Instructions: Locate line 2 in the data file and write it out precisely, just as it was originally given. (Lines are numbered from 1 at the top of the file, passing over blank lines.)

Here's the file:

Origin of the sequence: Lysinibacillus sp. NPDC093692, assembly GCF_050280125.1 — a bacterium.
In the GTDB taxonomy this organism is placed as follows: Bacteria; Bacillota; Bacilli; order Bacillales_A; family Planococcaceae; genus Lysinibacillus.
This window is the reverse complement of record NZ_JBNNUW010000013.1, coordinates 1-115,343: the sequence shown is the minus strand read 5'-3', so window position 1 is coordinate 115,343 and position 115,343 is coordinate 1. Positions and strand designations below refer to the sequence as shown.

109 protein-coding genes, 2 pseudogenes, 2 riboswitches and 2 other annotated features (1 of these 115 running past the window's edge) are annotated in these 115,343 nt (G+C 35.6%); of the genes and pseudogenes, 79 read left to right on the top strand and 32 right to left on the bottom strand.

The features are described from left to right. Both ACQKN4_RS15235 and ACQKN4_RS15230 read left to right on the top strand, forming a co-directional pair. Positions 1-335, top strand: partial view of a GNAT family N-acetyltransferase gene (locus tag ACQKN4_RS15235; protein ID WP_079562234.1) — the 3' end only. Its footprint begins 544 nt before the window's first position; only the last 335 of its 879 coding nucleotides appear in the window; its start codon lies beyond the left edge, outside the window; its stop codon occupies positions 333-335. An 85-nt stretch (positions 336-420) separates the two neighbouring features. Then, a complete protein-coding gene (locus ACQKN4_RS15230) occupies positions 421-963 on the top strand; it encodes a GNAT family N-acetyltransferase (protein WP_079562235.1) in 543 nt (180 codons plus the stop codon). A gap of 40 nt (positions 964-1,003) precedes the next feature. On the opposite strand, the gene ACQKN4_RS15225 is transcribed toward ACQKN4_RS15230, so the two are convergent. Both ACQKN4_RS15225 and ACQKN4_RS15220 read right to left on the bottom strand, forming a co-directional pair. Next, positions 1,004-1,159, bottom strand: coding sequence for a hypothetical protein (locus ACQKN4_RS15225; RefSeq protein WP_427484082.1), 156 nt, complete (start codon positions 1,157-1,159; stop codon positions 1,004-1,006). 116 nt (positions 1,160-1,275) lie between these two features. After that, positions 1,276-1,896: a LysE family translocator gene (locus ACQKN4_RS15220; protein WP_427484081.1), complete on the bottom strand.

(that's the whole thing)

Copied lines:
In the GTDB taxonomy this organism is placed as follows: Bacteria; Bacillota; Bacilli; order Bacillales_A; family Planococcaceae; genus Lysinibacillus.